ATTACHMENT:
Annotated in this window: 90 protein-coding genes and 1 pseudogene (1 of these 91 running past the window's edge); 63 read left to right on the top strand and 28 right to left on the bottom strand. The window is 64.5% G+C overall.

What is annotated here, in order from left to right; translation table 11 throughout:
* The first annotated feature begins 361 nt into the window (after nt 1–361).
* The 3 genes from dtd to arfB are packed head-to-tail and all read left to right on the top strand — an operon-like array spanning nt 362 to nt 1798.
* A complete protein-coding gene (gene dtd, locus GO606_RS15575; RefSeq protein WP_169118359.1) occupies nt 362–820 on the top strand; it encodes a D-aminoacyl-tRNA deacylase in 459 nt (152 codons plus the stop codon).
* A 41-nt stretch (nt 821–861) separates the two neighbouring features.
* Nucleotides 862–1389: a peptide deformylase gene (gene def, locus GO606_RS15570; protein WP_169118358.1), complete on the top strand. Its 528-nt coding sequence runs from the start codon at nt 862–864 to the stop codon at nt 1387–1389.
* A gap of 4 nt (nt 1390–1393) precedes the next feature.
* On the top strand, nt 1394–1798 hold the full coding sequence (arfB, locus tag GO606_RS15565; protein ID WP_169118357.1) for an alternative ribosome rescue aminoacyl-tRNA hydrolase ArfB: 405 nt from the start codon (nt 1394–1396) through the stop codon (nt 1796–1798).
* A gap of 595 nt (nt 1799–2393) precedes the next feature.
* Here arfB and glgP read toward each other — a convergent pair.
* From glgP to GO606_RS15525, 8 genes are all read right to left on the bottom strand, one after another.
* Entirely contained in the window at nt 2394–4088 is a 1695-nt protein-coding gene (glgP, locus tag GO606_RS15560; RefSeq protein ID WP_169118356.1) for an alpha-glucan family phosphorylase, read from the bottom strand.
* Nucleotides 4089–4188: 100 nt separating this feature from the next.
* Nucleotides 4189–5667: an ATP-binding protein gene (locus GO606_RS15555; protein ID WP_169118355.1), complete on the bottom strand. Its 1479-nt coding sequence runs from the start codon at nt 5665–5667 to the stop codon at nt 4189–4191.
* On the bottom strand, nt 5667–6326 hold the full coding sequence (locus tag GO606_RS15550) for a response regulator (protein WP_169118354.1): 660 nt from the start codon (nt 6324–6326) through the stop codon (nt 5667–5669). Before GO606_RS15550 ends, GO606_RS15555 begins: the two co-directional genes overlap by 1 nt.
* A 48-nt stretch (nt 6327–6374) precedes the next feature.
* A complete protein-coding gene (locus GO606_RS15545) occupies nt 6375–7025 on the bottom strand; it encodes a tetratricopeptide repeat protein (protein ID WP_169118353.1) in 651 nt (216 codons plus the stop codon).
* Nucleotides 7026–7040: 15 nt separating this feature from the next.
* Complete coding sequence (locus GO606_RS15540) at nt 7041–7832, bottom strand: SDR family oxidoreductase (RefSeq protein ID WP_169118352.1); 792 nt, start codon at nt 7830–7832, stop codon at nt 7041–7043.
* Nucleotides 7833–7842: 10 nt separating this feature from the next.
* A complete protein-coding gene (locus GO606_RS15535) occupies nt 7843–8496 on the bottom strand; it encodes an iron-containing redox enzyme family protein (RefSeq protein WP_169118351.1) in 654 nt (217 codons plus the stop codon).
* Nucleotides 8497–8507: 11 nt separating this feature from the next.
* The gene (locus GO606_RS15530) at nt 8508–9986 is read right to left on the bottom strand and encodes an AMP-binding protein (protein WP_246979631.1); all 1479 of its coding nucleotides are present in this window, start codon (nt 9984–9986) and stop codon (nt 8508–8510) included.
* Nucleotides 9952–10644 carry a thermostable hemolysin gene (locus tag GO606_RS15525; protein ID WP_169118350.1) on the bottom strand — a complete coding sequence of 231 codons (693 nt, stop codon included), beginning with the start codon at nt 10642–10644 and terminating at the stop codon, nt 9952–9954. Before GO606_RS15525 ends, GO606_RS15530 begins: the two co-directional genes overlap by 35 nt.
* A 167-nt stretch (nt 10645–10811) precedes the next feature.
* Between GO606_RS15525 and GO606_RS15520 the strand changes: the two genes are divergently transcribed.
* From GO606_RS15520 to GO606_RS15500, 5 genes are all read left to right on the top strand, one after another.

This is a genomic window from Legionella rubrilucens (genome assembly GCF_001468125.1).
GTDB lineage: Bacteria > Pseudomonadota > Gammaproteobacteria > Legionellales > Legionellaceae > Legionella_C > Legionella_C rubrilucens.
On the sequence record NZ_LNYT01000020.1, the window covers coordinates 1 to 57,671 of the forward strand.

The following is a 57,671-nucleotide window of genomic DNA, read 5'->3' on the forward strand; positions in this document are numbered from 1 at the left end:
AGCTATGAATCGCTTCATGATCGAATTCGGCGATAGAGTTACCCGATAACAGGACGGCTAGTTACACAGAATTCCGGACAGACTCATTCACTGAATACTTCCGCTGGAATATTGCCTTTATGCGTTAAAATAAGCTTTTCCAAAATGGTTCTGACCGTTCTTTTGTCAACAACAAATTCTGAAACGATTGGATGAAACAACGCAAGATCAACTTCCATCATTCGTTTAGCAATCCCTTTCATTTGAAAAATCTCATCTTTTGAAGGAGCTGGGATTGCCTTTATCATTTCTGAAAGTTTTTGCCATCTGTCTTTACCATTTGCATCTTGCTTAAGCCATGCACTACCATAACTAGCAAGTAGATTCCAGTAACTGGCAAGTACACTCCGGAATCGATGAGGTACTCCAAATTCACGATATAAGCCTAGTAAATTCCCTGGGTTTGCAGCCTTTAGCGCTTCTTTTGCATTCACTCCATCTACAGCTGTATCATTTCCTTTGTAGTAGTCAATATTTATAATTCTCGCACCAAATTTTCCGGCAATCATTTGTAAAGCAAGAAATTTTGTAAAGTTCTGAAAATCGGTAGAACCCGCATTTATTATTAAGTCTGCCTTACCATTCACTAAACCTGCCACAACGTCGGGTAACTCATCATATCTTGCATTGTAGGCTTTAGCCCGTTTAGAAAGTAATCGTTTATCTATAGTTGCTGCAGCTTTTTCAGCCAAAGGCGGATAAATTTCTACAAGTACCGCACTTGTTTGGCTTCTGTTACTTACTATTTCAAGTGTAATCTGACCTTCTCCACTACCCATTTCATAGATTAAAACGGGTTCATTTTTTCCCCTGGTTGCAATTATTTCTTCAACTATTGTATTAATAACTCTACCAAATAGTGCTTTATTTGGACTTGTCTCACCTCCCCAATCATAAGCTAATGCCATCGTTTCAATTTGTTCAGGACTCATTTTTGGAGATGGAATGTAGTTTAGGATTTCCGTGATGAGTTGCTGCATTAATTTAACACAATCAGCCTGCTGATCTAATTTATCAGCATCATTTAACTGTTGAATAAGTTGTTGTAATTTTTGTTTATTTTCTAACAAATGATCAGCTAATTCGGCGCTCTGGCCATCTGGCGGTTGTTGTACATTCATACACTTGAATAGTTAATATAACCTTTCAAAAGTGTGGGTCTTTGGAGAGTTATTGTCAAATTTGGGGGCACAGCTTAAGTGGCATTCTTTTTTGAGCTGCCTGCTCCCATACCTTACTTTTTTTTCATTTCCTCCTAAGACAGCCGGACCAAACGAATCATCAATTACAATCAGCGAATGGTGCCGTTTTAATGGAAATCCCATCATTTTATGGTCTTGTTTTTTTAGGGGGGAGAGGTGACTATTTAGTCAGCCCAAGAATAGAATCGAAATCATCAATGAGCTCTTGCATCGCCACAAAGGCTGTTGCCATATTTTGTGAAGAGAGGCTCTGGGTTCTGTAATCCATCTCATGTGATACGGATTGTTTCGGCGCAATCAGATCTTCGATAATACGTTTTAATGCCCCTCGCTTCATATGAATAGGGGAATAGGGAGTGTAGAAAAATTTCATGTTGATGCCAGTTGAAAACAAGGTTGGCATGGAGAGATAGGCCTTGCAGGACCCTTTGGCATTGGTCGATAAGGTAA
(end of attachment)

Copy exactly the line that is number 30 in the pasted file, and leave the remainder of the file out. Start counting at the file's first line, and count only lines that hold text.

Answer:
GTDB lineage: Bacteria > Pseudomonadota > Gammaproteobacteria > Legionellales > Legionellaceae > Legionella_C > Legionella_C rubrilucens.